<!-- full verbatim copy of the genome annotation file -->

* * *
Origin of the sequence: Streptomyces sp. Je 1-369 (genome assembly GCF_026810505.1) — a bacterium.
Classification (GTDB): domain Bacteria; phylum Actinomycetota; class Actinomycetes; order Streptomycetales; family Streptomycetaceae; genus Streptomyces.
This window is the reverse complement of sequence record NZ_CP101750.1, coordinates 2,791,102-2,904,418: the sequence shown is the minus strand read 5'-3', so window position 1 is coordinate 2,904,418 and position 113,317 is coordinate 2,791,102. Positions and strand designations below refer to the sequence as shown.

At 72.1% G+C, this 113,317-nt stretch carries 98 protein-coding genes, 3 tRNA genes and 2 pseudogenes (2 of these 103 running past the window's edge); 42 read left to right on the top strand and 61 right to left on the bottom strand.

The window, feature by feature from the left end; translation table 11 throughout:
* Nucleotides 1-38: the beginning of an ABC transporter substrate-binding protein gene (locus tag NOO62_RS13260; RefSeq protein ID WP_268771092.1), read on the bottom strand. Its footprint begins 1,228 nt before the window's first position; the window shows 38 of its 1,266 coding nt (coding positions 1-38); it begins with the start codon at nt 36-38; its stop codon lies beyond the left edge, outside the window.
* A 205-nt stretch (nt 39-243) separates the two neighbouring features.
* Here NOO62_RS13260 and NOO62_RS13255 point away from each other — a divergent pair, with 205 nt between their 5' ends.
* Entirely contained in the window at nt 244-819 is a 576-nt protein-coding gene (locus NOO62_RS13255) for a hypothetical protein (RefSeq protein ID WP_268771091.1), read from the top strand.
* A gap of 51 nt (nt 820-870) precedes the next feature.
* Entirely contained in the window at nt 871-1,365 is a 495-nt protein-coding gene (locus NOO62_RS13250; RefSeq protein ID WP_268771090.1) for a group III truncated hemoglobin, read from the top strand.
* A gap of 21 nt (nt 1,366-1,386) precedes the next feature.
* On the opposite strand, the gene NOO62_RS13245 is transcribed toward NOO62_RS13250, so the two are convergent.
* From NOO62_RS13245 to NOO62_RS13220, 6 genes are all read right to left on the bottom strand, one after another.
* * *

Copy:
Origin of the sequence: Streptomyces sp. Je 1-369 (genome assembly GCF_026810505.1) — a bacterium.
Classification (GTDB): domain Bacteria; phylum Actinomycetota; class Actinomycetes; order Streptomycetales; family Streptomycetaceae; genus Streptomyces.
This window is the reverse complement of sequence record NZ_CP101750.1, coordinates 2,791,102-2,904,418: the sequence shown is the minus strand read 5'-3', so window position 1 is coordinate 2,904,418 and position 113,317 is coordinate 2,791,102. Positions and strand designations below refer to the sequence as shown.

At 72.1% G+C, this 113,317-nt stretch carries 98 protein-coding genes, 3 tRNA genes and 2 pseudogenes (2 of these 103 running past the window's edge); 42 read left to right on the top strand and 61 right to left on the bottom strand.

The window, feature by feature from the left end; translation table 11 throughout:
* Nucleotides 1-38: the beginning of an ABC transporter substrate-binding protein gene (locus tag NOO62_RS13260; RefSeq protein ID WP_268771092.1), read on the bottom strand. Its footprint begins 1,228 nt before the window's first position; the window shows 38 of its 1,266 coding nt (coding positions 1-38); it begins with the start codon at nt 36-38; its stop codon lies beyond the left edge, outside the window.
* A 205-nt stretch (nt 39-243) separates the two neighbouring features.
* Here NOO62_RS13260 and NOO62_RS13255 point away from each other — a divergent pair, with 205 nt between their 5' ends.
* Entirely contained in the window at nt 244-819 is a 576-nt protein-coding gene (locus NOO62_RS13255) for a hypothetical protein (RefSeq protein ID WP_268771091.1), read from the top strand.
* A gap of 51 nt (nt 820-870) precedes the next feature.
* Entirely contained in the window at nt 871-1,365 is a 495-nt protein-coding gene (locus NOO62_RS13250; RefSeq protein ID WP_268771090.1) for a group III truncated hemoglobin, read from the top strand.
* A gap of 21 nt (nt 1,366-1,386) precedes the next feature.
* On the opposite strand, the gene NOO62_RS13245 is transcribed toward NOO62_RS13250, so the two are convergent.
* From NOO62_RS13245 to NOO62_RS13220, 6 genes are all read right to left on the bottom strand, one after another.